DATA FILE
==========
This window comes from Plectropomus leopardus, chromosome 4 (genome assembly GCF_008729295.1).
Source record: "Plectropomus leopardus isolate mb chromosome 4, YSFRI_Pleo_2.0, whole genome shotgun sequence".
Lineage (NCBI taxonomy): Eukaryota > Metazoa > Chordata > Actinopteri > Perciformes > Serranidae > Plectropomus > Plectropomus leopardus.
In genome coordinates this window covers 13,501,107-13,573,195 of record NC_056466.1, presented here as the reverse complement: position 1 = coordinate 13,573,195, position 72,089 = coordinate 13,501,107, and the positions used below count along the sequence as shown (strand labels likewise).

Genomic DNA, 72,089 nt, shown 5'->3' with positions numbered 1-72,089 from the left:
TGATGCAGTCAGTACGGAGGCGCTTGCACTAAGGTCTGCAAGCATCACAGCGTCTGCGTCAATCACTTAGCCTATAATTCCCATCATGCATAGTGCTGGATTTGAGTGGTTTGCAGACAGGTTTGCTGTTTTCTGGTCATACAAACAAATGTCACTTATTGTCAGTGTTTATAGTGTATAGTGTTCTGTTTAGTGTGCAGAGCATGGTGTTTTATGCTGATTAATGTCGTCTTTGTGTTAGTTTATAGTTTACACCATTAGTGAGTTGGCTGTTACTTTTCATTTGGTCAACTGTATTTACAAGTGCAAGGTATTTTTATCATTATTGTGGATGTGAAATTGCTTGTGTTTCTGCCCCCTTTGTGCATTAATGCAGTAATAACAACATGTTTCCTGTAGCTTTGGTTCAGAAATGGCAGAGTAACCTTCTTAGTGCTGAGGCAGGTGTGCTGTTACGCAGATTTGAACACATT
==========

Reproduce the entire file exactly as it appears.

This window comes from Plectropomus leopardus, chromosome 4 (genome assembly GCF_008729295.1).
Source record: "Plectropomus leopardus isolate mb chromosome 4, YSFRI_Pleo_2.0, whole genome shotgun sequence".
Lineage (NCBI taxonomy): Eukaryota > Metazoa > Chordata > Actinopteri > Perciformes > Serranidae > Plectropomus > Plectropomus leopardus.
In genome coordinates this window covers 13,501,107-13,573,195 of record NC_056466.1, presented here as the reverse complement: position 1 = coordinate 13,573,195, position 72,089 = coordinate 13,501,107, and the positions used below count along the sequence as shown (strand labels likewise).

Genomic DNA, 72,089 nt, shown 5'->3' with positions numbered 1-72,089 from the left:
TGATGCAGTCAGTACGGAGGCGCTTGCACTAAGGTCTGCAAGCATCACAGCGTCTGCGTCAATCACTTAGCCTATAATTCCCATCATGCATAGTGCTGGATTTGAGTGGTTTGCAGACAGGTTTGCTGTTTTCTGGTCATACAAACAAATGTCACTTATTGTCAGTGTTTATAGTGTATAGTGTTCTGTTTAGTGTGCAGAGCATGGTGTTTTATGCTGATTAATGTCGTCTTTGTGTTAGTTTATAGTTTACACCATTAGTGAGTTGGCTGTTACTTTTCATTTGGTCAACTGTATTTACAAGTGCAAGGTATTTTTATCATTATTGTGGATGTGAAATTGCTTGTGTTTCTGCCCCCTTTGTGCATTAATGCAGTAATAACAACATGTTTCCTGTAGCTTTGGTTCAGAAATGGCAGAGTAACCTTCTTAGTGCTGAGGCAGGTGTGCTGTTACGCAGATTTGAACACATT